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Riverhead’s cardboard boat races postponed due to massive fish kills, Peconic River’s poor water quality

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(Updated: 10:30 a.m.) Riverhead’s annual cardboard boat races have been postponed to Aug. 23, due to the recent massive fish kills that prompted an advisory yesterday from the Suffolk County Department of Health Services.

The popular cardboard boat races are scheduled for next Sunday, June 28.

Councilman George Gabrielsen, who organizes the event with the Riverhead Business Improvement District Management Association, said he’s discussed the issue with the cardboard boat race committee and they agreed on Aug. 23 as a new date for the popular event.

County health officials issued an advisory yesterday about swimming, bathing, boating, kayaking and canoeing in the Peconic River.

Dead bunker line the shore at Riverhead Moose Lodge Tuesday morning. Photo: Peter Blasl
Dead bunker line the shore at Riverhead Moose Lodge June 16 . Photo: Peter Blasl

“Recreating in water, even on a raft or boat, poses some potential for the skin and face to come into contact with water that may contain bacteria, parasites and other microorganisms,” the health department said. See prior story.

The health department’s advisory did not indicate when water quality might be expected to improve. A SCDHS spokesperson could not be reached for comment.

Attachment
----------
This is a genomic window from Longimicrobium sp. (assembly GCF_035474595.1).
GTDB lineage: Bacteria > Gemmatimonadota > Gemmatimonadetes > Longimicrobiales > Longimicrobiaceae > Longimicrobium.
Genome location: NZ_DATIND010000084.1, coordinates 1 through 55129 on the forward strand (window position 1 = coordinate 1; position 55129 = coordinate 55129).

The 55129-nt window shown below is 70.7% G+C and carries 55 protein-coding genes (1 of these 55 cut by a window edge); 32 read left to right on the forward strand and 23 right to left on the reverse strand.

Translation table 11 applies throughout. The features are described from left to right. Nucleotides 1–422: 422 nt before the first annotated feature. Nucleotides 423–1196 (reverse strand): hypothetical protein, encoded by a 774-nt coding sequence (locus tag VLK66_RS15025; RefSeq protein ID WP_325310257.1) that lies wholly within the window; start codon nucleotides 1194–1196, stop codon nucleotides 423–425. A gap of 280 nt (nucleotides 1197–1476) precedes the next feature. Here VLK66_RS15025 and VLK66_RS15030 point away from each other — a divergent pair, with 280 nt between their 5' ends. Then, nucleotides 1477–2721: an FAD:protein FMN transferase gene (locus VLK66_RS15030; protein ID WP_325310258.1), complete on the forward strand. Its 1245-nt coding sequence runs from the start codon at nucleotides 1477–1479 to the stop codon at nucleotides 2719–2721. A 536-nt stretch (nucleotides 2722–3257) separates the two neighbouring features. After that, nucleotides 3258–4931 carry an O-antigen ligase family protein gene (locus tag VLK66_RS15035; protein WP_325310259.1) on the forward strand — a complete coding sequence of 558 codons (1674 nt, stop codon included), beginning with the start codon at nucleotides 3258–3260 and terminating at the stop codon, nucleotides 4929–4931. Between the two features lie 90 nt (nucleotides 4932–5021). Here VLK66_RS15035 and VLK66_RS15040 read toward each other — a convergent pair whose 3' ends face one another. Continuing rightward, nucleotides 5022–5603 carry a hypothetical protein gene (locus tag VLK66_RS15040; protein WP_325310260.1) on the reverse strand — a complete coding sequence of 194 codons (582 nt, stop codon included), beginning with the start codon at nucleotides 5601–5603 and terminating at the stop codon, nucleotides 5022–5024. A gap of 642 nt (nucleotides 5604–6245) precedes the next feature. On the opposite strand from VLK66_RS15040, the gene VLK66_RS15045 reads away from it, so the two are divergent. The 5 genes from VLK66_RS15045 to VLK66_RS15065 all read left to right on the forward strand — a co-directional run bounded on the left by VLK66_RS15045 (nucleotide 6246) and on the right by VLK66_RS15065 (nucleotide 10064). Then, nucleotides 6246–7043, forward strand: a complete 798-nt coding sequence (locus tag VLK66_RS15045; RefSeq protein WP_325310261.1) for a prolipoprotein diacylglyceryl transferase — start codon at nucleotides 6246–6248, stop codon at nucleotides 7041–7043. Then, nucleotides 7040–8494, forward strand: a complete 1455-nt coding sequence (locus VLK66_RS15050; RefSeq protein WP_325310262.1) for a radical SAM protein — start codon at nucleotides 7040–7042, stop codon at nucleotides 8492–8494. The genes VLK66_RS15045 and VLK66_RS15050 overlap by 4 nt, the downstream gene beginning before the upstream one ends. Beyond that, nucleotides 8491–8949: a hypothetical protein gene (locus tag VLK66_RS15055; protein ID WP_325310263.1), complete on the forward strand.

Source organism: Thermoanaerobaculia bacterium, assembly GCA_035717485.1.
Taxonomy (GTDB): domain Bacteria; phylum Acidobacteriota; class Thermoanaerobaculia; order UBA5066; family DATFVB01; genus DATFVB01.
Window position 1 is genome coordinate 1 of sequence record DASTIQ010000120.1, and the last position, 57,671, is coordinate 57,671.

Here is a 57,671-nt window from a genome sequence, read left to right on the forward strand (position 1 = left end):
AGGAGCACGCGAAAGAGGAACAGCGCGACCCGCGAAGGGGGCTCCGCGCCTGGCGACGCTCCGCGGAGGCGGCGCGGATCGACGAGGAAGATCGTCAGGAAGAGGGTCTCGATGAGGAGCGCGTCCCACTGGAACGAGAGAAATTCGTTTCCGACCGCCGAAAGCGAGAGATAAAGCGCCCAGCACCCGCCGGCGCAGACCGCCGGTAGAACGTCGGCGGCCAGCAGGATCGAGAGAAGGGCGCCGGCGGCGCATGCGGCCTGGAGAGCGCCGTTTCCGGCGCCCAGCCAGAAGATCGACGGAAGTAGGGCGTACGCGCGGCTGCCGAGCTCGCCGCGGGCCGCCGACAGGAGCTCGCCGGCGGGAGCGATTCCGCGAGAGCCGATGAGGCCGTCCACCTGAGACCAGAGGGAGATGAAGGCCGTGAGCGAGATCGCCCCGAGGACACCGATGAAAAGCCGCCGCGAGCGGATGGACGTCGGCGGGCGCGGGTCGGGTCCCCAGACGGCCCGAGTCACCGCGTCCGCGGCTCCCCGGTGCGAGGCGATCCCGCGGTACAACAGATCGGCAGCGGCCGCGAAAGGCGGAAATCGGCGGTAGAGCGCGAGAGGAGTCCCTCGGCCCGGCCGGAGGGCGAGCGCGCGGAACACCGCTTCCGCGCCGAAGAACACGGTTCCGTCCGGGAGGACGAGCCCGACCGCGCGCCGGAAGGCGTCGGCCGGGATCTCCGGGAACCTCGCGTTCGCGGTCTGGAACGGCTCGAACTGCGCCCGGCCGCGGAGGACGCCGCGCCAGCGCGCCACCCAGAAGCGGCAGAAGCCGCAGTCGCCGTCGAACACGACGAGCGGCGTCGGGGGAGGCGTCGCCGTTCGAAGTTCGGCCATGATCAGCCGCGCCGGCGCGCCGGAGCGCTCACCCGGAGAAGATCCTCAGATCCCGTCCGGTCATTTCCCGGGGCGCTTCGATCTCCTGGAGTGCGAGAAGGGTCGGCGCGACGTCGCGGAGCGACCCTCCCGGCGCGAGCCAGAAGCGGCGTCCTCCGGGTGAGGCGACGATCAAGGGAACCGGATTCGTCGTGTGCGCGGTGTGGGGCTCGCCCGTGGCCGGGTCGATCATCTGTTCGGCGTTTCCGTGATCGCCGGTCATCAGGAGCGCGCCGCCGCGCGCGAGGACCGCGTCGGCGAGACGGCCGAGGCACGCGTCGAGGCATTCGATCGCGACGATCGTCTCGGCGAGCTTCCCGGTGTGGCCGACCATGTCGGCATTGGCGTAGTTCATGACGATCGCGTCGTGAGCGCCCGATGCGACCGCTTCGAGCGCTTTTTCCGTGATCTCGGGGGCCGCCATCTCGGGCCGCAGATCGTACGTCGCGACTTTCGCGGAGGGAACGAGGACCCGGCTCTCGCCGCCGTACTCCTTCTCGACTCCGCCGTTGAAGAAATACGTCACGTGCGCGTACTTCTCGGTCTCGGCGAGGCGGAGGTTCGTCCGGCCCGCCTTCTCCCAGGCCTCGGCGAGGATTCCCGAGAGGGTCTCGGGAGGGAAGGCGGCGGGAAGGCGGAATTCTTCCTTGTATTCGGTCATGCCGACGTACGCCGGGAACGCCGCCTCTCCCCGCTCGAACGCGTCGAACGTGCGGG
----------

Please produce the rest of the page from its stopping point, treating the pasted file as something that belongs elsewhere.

Any additional fish kills could of course worsen water conditions, the supervisor said. It could happen again because schools of bunker are still in the area, Walter said.

The weekly water quality index issued by Dr. Christopher Gobler, a marine scientist at Stony Brook University, yesterday classified water conditions in Peconic River and western Flanders Bay as poor, using state and federal water quality standards. with minimum oxygen levels at zero milligrams per liter. Both water bodies are impaired by poor water clarity, bacteria and the harmful algae Gymnodinium, according to the Gobler laboratory report.

“The intensity of algal blooms in the river and magnitude of these kills are unnatural,” Gobler said in a Facebook post Tuesday, “being promoted by excessive nutrients delivered to this system.”

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Denise Civiletti
Denise is a veteran local reporter and editor, an attorney and former Riverhead Town councilwoman. Her work has been recognized with numerous awards, including a “writer of the year” award from the N.Y. Press Association in 2015. She is a founder, owner and co-publisher of this website. Email Denise.